The word explode means to “burst or shatter violently and noisily as a result of rapid combustion”. It gives us visions of a messy, brutal experience… something like out of a horror movie. This is not really what happens when breast implants rupture or “explode”. We look at this possible side effect of breast implants and exactly what does happen with the help of Dr Patrick Tansley MD FRCS (Plast), from North East Plastic Surgery, with clinics in Melbourne and Brisbane.
Most of us remember the recall of silicone breast implants in France after one thousand of them ruptured. Poly Implant Prothese (PIP) was the company responsible for making the implants that ruptured and it was due to them being made with industrial-grade silicone instead of medical grade silicone. There were approximately 300,000 women (some reports say up to 400,000) around the world who had received the implants. Brazil actually took the action of banning any implants from PIP in their country. Many other countries advised women who had the implants to get them removed. France’s government offered French women to have them removed for free. The Australian government’s view was that the implants should only be removed if a complication was identified.
There are a few different companies supplying Australia with breast implants. Dr Tansley says he will only use P-URE (from P-oly-URE-thane) foam covered silicone implants for women considering undergoing breast augmentation surgery as they are covered by a lifetime guarantee against rupture and for 10 years against capsular contracture, rotation and displacement. He advises that whilst these implants offer enormous advantages in comparison to ordinary smooth and textured silicone implants, their use should not be undertaken by surgeons unfamiliar with the technical challenges they pose and the demanding surgical approach required. He therefore advises that patients should specifically enquire as to whether their surgeon has been properly trained in cosmetic breast surgery and is experienced in the use of polyurethane foam covered silicone implants. Only by doing so can the patient hope to benefit from the specific advantages offered by polyurethane foam covered silicone implants.
There are a few misguided rumours about breast implants exploding in different situations. One of the main ones is that they can explode on planes or at high altitude. This is completely untrue and there have even been experiments done to discount this theory. Imagine if every woman who ever had an implant could no longer fly! This is just not the case.
When breast implants “explode” they are actually rupturing or have a leak. It means the implant’s outer silicone shell has broken and the contents of the implant are leaking. In the case of saline (salt water) filled implants this is not a big deal as the saline is simply absorbed by the body. However, in the case of silicone filled implants you will definitely need to have the silicone removed through surgery as it can cause pain, discomfort, swelling, hardening of the breast, lumps or odd shapes in the breast.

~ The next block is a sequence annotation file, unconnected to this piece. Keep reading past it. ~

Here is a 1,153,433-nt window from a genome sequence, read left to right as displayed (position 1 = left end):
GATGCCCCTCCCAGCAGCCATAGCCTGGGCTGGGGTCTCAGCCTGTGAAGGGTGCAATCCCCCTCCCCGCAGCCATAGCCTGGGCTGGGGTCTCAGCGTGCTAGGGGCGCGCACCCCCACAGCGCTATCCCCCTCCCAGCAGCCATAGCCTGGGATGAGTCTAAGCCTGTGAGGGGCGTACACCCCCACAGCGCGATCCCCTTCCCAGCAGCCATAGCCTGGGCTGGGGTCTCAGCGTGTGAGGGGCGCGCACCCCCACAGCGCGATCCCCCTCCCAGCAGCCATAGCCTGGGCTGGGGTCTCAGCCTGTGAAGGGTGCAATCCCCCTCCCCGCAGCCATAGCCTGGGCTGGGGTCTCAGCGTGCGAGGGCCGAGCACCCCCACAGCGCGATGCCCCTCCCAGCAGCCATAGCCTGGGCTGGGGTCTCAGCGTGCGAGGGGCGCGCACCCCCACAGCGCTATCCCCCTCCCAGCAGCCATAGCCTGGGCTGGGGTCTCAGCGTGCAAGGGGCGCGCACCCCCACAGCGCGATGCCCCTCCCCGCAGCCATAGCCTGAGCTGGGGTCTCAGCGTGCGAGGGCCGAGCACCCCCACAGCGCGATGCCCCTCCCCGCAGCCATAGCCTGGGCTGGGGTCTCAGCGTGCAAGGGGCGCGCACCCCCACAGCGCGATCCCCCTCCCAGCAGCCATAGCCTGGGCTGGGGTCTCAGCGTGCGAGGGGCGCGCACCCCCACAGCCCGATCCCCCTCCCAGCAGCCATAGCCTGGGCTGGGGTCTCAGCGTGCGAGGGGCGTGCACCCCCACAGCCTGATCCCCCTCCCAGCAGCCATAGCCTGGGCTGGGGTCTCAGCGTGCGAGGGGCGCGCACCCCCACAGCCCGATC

You do need to be aware that there is such thing as a “silent rupture”. This is where the capsule (internal scar formed by the body around the implant) contains the silicone in place so that whilst the implant has in fact ruptured, you may not show or feel any signs of anything being wrong. You should know what your breasts feel like with implants in them and do regular checks just like all women should when looking for breast cancer. If you notice or feel anything out of place you should consult with your doctor or surgeon who may suggest an MRI scan in order to make sure your implants haven’t ruptured. Early detection and treatment is clearly of paramount importance.
It is difficult to put a time frame on how long implants last. Recent advances in technology have led to current generation implants having improved safety profiles, in part relating to the silicone gel used now being cohesive in nature. However, there is a significant relationship between capsular contracture, the commonest complication of breast implants, and implant rupture. In this context, further advances relate to the surface covering of implants. It is less commonly appreciated that the polyurethane foam covering on the implants used by Dr Tansley has existed for in excess of four decades and reduces the rate of capsular contracture from around 15-20% to as low as 1%. This is the principal reason, but not the only reason, why Dr Tansley will not use any other implants for his patients. He considers polyurethane foam covered silicone implants to be the only currently justifiable technology for use in prosthetic breast augmentation.
So in a short answer, breast implants don’t “explode” but can certainly rupture. Going to a well respected and experienced surgeon properly trained in plastic surgery who uses premium quality implants will certainly reduce your chances of rupture. You should definitely do your homework about which breast implant manufacturers have a good reputation or which are associated with any recalls or bans and further which surgeons are appropriately trained.
If you would like more information on the experienced Dr Patrick Tansley MD FRCS (Plast) click here, or you can phone their Melbourne Clinic on 03 9088 5000 or their Brisbane Clinic on 07 3180 3400 to arrange a consult.